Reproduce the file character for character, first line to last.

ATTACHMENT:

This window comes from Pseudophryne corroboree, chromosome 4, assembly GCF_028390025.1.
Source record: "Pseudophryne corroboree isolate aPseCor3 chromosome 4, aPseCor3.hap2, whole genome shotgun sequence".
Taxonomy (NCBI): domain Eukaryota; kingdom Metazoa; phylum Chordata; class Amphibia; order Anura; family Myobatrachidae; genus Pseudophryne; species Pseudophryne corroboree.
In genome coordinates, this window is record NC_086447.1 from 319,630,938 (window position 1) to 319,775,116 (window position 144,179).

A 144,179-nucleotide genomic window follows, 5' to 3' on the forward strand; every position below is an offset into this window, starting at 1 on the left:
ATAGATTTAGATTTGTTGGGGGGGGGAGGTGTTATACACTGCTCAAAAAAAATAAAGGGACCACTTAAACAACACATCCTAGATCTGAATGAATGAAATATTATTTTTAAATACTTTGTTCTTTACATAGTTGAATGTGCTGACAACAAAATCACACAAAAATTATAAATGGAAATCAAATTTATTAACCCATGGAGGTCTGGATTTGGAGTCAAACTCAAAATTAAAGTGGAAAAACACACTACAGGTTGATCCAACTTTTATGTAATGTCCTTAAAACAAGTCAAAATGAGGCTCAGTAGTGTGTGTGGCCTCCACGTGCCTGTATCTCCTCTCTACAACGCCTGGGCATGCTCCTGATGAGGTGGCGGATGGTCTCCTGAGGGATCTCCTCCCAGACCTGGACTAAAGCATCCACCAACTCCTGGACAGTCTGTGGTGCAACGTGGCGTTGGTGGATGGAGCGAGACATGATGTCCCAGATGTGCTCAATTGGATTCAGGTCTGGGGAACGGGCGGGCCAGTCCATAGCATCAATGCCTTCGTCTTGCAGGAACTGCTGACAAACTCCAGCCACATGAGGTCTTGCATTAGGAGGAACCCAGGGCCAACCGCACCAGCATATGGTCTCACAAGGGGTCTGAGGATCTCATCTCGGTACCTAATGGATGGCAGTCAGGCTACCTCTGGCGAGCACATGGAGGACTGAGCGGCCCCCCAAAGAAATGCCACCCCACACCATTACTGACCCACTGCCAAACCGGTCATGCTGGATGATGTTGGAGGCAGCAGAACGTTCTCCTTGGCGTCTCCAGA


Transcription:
This window comes from Pseudophryne corroboree, chromosome 4, assembly GCF_028390025.1.
Source record: "Pseudophryne corroboree isolate aPseCor3 chromosome 4, aPseCor3.hap2, whole genome shotgun sequence".
Taxonomy (NCBI): domain Eukaryota; kingdom Metazoa; phylum Chordata; class Amphibia; order Anura; family Myobatrachidae; genus Pseudophryne; species Pseudophryne corroboree.
In genome coordinates, this window is record NC_086447.1 from 319,630,938 (window position 1) to 319,775,116 (window position 144,179).

A 144,179-nucleotide genomic window follows, 5' to 3' on the forward strand; every position below is an offset into this window, starting at 1 on the left:
ATAGATTTAGATTTGTTGGGGGGGGGAGGTGTTATACACTGCTCAAAAAAAATAAAGGGACCACTTAAACAACACATCCTAGATCTGAATGAATGAAATATTATTTTTAAATACTTTGTTCTTTACATAGTTGAATGTGCTGACAACAAAATCACACAAAAATTATAAATGGAAATCAAATTTATTAACCCATGGAGGTCTGGATTTGGAGTCAAACTCAAAATTAAAGTGGAAAAACACACTACAGGTTGATCCAACTTTTATGTAATGTCCTTAAAACAAGTCAAAATGAGGCTCAGTAGTGTGTGTGGCCTCCACGTGCCTGTATCTCCTCTCTACAACGCCTGGGCATGCTCCTGATGAGGTGGCGGATGGTCTCCTGAGGGATCTCCTCCCAGACCTGGACTAAAGCATCCACCAACTCCTGGACAGTCTGTGGTGCAACGTGGCGTTGGTGGATGGAGCGAGACATGATGTCCCAGATGTGCTCAATTGGATTCAGGTCTGGGGAACGGGCGGGCCAGTCCATAGCATCAATGCCTTCGTCTTGCAGGAACTGCTGACAAACTCCAGCCACATGAGGTCTTGCATTAGGAGGAACCCAGGGCCAACCGCACCAGCATATGGTCTCACAAGGGGTCTGAGGATCTCATCTCGGTACCTAATGGATGGCAGTCAGGCTACCTCTGGCGAGCACATGGAGGACTGAGCGGCCCCCCAAAGAAATGCCACCCCACACCATTACTGACCCACTGCCAAACCGGTCATGCTGGATGATGTTGGAGGCAGCAGAACGTTCTCCTTGGCGTCTCCAGA